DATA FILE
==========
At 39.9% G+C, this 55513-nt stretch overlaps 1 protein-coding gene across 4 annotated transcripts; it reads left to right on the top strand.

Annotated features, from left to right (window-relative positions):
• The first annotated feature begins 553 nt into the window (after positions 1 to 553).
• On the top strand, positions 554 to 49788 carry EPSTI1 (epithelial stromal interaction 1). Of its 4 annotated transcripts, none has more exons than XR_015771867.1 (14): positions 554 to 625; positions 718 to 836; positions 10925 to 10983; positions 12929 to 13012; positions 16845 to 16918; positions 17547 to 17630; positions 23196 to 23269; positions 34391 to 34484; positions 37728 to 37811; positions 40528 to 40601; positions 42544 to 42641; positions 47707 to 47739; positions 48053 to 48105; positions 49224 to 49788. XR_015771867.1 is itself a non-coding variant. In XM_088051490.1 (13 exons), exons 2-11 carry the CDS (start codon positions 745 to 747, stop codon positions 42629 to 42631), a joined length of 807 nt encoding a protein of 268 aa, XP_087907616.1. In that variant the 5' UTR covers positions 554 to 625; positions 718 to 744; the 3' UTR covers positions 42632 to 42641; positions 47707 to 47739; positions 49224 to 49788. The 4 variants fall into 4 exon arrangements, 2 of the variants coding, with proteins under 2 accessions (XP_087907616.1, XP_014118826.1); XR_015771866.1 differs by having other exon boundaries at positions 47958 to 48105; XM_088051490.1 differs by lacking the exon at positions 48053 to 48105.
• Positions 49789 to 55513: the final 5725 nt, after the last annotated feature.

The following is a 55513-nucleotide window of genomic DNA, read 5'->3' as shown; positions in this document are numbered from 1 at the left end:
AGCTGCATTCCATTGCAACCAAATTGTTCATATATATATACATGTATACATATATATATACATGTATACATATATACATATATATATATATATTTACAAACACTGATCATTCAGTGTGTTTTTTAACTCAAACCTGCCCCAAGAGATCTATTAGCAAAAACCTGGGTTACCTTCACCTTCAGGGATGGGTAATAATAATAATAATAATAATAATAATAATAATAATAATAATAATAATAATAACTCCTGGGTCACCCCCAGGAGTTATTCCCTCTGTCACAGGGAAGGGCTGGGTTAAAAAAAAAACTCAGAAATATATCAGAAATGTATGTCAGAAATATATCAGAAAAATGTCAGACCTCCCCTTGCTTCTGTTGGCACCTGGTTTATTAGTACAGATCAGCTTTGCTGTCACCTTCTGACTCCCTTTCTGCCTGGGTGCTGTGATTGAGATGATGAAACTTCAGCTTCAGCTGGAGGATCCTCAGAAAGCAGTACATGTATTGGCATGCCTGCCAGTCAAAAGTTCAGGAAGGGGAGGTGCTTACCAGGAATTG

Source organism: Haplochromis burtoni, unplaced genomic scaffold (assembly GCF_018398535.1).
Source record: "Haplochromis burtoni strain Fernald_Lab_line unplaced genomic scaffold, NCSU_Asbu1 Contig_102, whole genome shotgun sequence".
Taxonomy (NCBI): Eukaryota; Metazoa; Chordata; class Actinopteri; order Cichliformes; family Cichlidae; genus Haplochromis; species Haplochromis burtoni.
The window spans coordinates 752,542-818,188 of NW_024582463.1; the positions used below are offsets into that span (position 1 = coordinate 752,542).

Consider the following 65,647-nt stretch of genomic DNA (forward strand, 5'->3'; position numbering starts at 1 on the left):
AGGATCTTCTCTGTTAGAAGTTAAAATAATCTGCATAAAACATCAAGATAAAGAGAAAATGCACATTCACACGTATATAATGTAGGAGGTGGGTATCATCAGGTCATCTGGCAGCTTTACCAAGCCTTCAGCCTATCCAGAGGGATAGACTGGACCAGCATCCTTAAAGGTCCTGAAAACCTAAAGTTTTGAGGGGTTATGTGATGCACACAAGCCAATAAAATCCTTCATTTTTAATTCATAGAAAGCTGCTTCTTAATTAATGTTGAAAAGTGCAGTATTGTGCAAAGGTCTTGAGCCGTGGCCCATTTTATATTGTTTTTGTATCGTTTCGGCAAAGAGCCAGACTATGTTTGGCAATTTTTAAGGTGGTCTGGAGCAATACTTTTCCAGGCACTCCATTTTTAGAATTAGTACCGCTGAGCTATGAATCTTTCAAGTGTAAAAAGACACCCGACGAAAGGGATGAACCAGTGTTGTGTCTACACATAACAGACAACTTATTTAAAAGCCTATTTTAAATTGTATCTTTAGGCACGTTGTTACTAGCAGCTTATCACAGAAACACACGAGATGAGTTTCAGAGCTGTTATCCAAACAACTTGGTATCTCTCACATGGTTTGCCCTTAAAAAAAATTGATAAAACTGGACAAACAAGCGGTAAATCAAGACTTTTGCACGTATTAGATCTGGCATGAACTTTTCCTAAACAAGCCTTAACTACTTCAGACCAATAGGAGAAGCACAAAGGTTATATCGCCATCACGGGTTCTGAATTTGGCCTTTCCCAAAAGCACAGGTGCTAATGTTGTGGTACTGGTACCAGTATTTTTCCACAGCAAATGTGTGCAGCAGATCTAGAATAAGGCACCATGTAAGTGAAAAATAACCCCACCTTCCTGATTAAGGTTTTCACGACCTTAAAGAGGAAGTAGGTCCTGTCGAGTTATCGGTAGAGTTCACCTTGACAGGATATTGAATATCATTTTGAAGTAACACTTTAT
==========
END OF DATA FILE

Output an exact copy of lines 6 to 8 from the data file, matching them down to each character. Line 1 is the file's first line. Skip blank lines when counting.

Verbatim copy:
The following is a 55513-nucleotide window of genomic DNA, read 5'->3' as shown; positions in this document are numbered from 1 at the left end:
AGCTGCATTCCATTGCAACCAAATTGTTCATATATATATACATGTATACATATATATATACATGTATACATATATACATATATATATATATATTTACAAACACTGATCATTCAGTGTGTTTTTTAACTCAAACCTGCCCCAAGAGATCTATTAGCAAAAACCTGGGTTACCTTCACCTTCAGGGATGGGTAATAATAATAATAATAATAATAATAATAATAATAATAATAATAATAATAATAACTCCTGGGTCACCCCCAGGAGTTATTCCCTCTGTCACAGGGAAGGGCTGGGTTAAAAAAAAAACTCAGAAATATATCAGAAATGTATGTCAGAAATATATCAGAAAAATGTCAGACCTCCCCTTGCTTCTGTTGGCACCTGGTTTATTAGTACAGATCAGCTTTGCTGTCACCTTCTGACTCCCTTTCTGCCTGGGTGCTGTGATTGAGATGATGAAACTTCAGCTTCAGCTGGAGGATCCTCAGAAAGCAGTACATGTATTGGCATGCCTGCCAGTCAAAAGTTCAGGAAGGGGAGGTGCTTACCAGGAATTG

Source organism: Haplochromis burtoni, unplaced genomic scaffold (assembly GCF_018398535.1).